SME Chamber


frustration of having been in government for 17 years with so little to show for
it often surfaces in the discourse of government politicians. They are in power.
They have been in power for an inordinately long time. And yet they are
constantly humiliated in being unable to achieve their targets. The lack of
enforcement is Malta's prime environmental malady.

Everybody has been
blamed. Ministers have lambasted the civil service. The creators of the Malta
Environment and Planning Authority and its Planning Authority predecessors have
ripped it to shreds in their frustration. Ordinary citizens have been described
as arrogant, impertinent and undisciplined. One outgoing President claimed that
the Maltese did not care for their environment while another excused his
failings as a minister by blaming a civil service that often defeated

The most frustrating obstacle to the executive is the judiciary. It
has to be. That is what it is there for in the system of constitutional checks
and balances. Some of us still remember the destructive tug-of-war between the
two in the 1980s. It appears to be still going on. In recent years a Minister of
Justice lambasted the courts as if he had no hope of reforming the system to
make it function properly.

Under a PN government we have less spectacle
but the assault on the basic rights of citizens goes on nonetheless. It was with
no small satisfaction that I read the comments of the Chamber of Advocates on
the infamous Bill 27 through which the government proposes to short circuit the
judicial system in the recovery of debts up to Lm5,000. My very serious
misgiving had the comfort of theirs.

A closer look at Bill 28 on
eco-contributions made me forget what I was looking for. Never mind the 10c tax
on batteries and the Lm12 tax on fridges. The enforcement provisions make the
eco-tax misnomer a very small matter indeed.

The government's frustration
has led it to legislate in a stunningly authoritarian fashion. Every eco-fascist
would be proud. I am not an eco-fascist and stand appalled by some of the

The minister responsible is authorised to impose fines of up
to Lm30,000 or Lm200 per day by regulation to be made in future with little or
no parliamentary scrutiny. The Act will be administered by a competent
authority, presumably WasteServ Ltd, with the help of the VAT Department and the
police which will be empowered to enter any premises and seize and copy any
documents. In determining and imposing penalties WasteServ Ltd will not suffer
the restraint of any court issuing precautionary warrants. Notice of a penalty
imposed immediately constitutes executive title presumably in favour of
WasteServ Ltd.

For anybody convinced that loud whip cracking is the only
solution to Malta's environmental problems, Bill 28 may sound like a dream come
true. Not for me. The whip cracking precedes any serious attempt to create the
necessary environmental awareness for the population to internalise the values
on which such legislation should be based. There are no carrot, only whips. It
is a recipe for resistance, for deep and abiding resentment.

the government with big guns is one thing. Providing them to a government quango
is quite another. I am not at all happy about the idea that the WasteServ
chairman may substitute the judicial system and also absorb the minister's
residual executive powers as well. The whole constitutional edifice is beginning
to change shape. The separation of powers has become an obsolete idea.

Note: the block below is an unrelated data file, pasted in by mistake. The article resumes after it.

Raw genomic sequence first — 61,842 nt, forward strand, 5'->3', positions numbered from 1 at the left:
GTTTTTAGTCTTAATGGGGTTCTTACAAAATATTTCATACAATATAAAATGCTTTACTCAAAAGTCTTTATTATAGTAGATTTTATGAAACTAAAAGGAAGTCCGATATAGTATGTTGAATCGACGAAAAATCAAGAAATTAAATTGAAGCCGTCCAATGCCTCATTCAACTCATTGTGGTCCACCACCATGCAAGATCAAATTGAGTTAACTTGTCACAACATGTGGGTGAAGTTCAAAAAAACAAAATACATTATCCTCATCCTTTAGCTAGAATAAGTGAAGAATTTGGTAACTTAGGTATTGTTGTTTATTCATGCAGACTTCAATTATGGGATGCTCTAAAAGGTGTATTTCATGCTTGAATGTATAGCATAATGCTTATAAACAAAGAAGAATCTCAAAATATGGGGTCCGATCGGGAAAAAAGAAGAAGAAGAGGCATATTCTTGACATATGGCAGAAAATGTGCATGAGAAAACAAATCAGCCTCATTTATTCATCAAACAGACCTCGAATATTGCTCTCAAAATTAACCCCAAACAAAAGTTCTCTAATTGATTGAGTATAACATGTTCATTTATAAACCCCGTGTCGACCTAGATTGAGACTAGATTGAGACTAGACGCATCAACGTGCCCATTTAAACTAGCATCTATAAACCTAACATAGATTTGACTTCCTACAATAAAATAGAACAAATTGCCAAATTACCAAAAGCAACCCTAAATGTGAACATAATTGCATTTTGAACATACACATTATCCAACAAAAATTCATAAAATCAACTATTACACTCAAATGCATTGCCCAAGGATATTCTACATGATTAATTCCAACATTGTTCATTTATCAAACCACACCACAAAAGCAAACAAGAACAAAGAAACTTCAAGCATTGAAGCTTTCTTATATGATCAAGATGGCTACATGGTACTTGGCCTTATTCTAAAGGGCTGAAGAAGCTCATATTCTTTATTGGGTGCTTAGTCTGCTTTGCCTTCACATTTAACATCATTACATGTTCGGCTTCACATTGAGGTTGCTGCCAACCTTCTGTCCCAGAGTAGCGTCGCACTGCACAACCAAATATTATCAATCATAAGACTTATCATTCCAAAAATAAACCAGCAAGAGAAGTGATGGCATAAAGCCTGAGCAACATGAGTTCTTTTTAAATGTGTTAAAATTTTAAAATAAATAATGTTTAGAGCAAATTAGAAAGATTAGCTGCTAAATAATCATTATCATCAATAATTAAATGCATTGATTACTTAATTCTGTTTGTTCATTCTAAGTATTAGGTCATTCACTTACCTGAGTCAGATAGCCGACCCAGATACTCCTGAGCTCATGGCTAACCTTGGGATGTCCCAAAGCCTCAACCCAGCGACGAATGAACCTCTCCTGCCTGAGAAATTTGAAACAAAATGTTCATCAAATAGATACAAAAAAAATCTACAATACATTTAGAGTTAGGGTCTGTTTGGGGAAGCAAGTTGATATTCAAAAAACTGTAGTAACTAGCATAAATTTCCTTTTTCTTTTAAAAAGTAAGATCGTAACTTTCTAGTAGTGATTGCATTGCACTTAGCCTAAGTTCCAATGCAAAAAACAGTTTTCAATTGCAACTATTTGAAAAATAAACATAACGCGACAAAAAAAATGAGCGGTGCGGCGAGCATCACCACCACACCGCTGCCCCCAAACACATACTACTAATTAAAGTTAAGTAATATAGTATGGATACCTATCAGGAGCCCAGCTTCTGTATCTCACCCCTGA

WasteServ's chairman is to become prosecutor, judge and jury for so-called
administrative offences which carry penalties far beyond those imposed for very
serious crimes.

There is also the somewhat novel offence related to
withholding information from WasteServ Ltd. Anybody doing so willfully or
maliciously is liable to a fine of Lm500. Never mind the right of the accused to
remain silent. The accused has an obligation to prove the prosecution's

In an ideal world all such powers would serve only to scare the
living dayligthts out of people to ensure compliance. This is not an ideal
world. WasteServ's present chairman, Nick Degiorgio, may be a very nice person
with a refined sense of fair play. He will not always be chairman of the
competent authority, WasteServ Ltd. The Eco-contributions Act may end up doing
much more than scaring people.

Having lived through a time when all sorts
of laws were abused to make people's lives hell, I am extremely suspicious of
any legislation that depends of the sense of fairness of its users to achieve an
acceptable result. The Eco-contribution Act is a lethal weapon in the hands of a
government wishing to put anybody out of business. Malta is a country with a
significant history of law becoming a means of oppression. When are we going to
wake up to the dangers of trusting the government always to behave decently? No
such guarantee exists except by preventing the accumulation of such powers and
ensuring the safeguard of due process through a judicial system that

Dr Vassallo is chairman of Alternattiva Demokratika – The Green


What we can do for you










The Malta Chamber of SMEs represents over 7,000 members from over 90 different sectors which in their majority are either small or medium sized companies, and such issues like the one we're experiencing right now, it's important to be united. Malta Chamber of SMEs offers a number of different services tailored to its members' individual requirements' and necessities. These range from general services offered to all members to more individual & bespoke services catered for specific requirements.

A membership with Malta Chamber of SMEs will guarantee that you are constantly updated and informed with different opportunities which will directly benefit your business and help you grow. It also entails you to a number of services which in their majority are free of charge and offered exclusively to its members (in their majority all free of charge).